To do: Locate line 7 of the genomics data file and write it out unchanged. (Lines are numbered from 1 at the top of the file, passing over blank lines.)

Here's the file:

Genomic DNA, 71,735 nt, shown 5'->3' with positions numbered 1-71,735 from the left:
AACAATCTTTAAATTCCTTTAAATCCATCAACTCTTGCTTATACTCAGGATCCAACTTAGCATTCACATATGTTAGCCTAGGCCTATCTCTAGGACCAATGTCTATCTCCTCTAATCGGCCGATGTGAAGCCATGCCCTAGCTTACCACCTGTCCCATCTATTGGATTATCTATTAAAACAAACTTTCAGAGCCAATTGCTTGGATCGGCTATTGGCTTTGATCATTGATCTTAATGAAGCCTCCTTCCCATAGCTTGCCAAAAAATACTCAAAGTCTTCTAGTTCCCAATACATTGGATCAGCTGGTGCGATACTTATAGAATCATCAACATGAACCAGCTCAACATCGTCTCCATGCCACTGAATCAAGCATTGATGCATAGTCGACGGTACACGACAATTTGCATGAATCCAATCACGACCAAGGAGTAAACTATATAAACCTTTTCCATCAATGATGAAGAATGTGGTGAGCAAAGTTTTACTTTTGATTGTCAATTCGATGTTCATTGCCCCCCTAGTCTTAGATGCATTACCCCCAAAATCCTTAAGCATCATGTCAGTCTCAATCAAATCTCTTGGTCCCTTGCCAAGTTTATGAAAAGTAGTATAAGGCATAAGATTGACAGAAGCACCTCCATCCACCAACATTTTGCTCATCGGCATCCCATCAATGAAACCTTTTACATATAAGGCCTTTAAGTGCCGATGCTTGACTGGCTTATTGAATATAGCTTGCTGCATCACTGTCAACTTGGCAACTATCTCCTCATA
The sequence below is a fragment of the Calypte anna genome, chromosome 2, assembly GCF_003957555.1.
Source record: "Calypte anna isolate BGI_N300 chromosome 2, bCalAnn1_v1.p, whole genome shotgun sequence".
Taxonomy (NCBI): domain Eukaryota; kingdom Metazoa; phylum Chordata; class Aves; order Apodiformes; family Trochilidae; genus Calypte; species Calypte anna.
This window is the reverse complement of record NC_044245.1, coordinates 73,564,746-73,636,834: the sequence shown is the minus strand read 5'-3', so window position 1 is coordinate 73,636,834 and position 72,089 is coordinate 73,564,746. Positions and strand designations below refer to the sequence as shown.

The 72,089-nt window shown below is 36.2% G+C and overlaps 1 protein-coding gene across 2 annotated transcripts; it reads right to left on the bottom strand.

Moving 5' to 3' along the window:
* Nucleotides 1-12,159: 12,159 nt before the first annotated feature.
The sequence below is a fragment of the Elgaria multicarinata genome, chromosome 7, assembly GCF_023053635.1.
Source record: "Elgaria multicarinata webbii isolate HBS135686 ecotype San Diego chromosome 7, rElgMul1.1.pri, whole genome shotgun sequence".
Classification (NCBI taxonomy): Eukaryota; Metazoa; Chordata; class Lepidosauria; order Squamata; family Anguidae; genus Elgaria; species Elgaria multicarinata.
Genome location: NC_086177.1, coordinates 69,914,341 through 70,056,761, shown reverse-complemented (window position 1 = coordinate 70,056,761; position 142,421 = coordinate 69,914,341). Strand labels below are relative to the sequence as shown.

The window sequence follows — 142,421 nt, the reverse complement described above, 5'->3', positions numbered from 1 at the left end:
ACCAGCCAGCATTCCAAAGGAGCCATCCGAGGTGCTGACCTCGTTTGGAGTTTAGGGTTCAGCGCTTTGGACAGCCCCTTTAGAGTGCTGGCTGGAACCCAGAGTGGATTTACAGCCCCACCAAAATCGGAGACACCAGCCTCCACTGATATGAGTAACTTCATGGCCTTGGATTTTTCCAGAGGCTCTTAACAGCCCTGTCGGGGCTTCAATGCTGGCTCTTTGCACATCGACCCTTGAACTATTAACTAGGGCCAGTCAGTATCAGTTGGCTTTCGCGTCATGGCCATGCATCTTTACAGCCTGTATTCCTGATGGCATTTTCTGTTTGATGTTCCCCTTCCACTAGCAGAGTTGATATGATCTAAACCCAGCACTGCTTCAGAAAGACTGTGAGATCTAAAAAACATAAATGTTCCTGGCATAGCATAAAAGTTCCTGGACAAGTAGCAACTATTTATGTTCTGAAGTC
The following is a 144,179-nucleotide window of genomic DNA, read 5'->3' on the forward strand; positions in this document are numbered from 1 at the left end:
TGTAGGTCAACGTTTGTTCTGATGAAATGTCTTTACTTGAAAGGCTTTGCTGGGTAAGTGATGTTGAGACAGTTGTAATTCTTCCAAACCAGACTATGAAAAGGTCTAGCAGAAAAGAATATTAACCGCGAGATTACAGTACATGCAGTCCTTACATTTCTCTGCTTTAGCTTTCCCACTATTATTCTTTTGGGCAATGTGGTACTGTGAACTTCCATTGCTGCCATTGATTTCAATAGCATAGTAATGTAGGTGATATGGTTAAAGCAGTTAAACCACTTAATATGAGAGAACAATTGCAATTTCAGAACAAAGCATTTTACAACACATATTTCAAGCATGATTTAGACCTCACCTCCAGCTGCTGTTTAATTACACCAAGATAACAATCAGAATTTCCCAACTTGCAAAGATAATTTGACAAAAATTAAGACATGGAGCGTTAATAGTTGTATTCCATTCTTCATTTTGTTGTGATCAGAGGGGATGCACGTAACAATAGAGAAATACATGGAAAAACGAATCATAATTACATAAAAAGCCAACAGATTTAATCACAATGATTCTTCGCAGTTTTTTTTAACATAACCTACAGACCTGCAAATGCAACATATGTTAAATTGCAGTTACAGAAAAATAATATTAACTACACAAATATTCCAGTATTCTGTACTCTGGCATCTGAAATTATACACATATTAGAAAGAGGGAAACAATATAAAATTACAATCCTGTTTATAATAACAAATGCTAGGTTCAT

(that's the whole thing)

The 72,089-nt window shown below is 36.2% G+C and overlaps 1 protein-coding gene across 2 annotated transcripts; it reads right to left on the bottom strand.